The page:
starring Samuel L. Jackson, Ryan B. Adams, Ashanti, Adrienne Bailon
screenplay by Mark Schwahn and John Gatins
directed by Thomas Carter
by Walter Chaw Coach Carter is Dangerous Minds giving the gas good to Hoosiers. It's Stand and Deliver and Bad News Bears in flagrante delecto. The offspring of these dread unions is a trundling spawn so familiar, so much like its collection of moronically agreeable parents, that it's impossible not to sort of like it even as you're definitely sick of it. As is usually the case for movies like this, Coach Carter was inspired by a true story, which generally means that the events that instigated this project are not consequently saccharine and predictable enough to satisfy the imaginary demands of its imaginary audience. So there will be the athlete/students broken down into types to save time and energy on fleshing out the extended supporting cast, and there will be the valiant Dead Poets Society teacher who so rouses his/her hangdog students that they will eventually mass in a public show of support (standing on desks, running after ambulances, biking after cabs) when The Man (the school administration, the angry backwoods community) inevitably cracks down. What's not to like?
Coach Carter (Samuel L. Jackson) is operating a small, community-supported sporting goods store when his old high school basketball coach tabs him to take over for him. It seems the inner city world has passed him by, Bill Cosby-style, and Carter's brand of sadistic love is just the medicine for ebonics, drive-bys, and drug deals. After marking his territory by beating up a mouthy punk, he puts his misfit team through a series of gruelling drills (Heartbreak Ridge, The Dirty Dozen, Stripes) to whip them into shape. But because Coach Carter is set on the mean streets instead of backwater Indiana, Carter has to deal with low academic achievement and disinterested faculty instead of drunken fathers and mute shooting guards.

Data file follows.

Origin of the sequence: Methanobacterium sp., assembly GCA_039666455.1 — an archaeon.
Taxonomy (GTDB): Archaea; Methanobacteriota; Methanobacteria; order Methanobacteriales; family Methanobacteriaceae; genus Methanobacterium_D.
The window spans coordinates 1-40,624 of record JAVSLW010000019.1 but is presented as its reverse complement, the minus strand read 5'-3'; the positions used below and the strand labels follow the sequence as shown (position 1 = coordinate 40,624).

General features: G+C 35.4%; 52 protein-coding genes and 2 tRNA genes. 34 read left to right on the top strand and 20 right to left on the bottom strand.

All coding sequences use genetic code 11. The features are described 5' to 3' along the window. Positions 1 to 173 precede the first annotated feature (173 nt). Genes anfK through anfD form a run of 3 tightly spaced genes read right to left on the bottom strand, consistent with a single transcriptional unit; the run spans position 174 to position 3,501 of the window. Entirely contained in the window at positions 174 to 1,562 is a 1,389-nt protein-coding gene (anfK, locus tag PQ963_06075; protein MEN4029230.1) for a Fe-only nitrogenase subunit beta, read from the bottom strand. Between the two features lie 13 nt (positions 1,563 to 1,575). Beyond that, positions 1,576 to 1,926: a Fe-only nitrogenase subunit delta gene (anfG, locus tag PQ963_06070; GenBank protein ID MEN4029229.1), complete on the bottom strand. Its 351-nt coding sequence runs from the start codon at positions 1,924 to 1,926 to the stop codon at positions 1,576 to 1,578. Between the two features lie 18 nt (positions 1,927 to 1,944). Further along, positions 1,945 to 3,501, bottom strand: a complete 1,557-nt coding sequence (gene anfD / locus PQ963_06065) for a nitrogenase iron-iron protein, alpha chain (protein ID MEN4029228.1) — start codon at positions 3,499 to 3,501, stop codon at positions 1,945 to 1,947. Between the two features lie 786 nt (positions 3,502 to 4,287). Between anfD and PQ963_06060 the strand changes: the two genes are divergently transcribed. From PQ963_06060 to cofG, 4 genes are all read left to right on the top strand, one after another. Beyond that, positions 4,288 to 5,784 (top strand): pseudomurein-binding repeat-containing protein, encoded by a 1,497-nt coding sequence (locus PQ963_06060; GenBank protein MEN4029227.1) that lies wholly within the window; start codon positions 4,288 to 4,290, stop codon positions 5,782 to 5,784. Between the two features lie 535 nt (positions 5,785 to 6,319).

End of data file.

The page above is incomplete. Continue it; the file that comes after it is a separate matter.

The clear irony of this genre is that it seeks to tell the story of a rebel in as conventional a way as possible. The movie features the requisite number of noble speeches about empowerment; the requisite forays into teen pregnancy, college applications, and criminal cousins; and the requisite confrontations with intractable administration godheads who just don't understand that Coach Carter's name is also the name of the film. It's this year's Miracle with a slightly better screenplay, and its success relative to that picture will speak volumes about race and demographics in this country. But the real danger of Coach Carter is that by making all of its characters archetypes of a certain malady, it's easy to look on it as an insular cultural artifact ready for the condescension of the ruling class. No matter whether the stereotypes have a basis in reality, if you present troubled kids (worse, black basketball stars) as caricatures with neither individuality nor humanity (and subsequently gift them with a crowd-pleasing happy ending), you run the risk of reinforcing bigotry instead of addressing the cancer that metastasizes in the margins of our divided society. Originally published: January 14, 2005.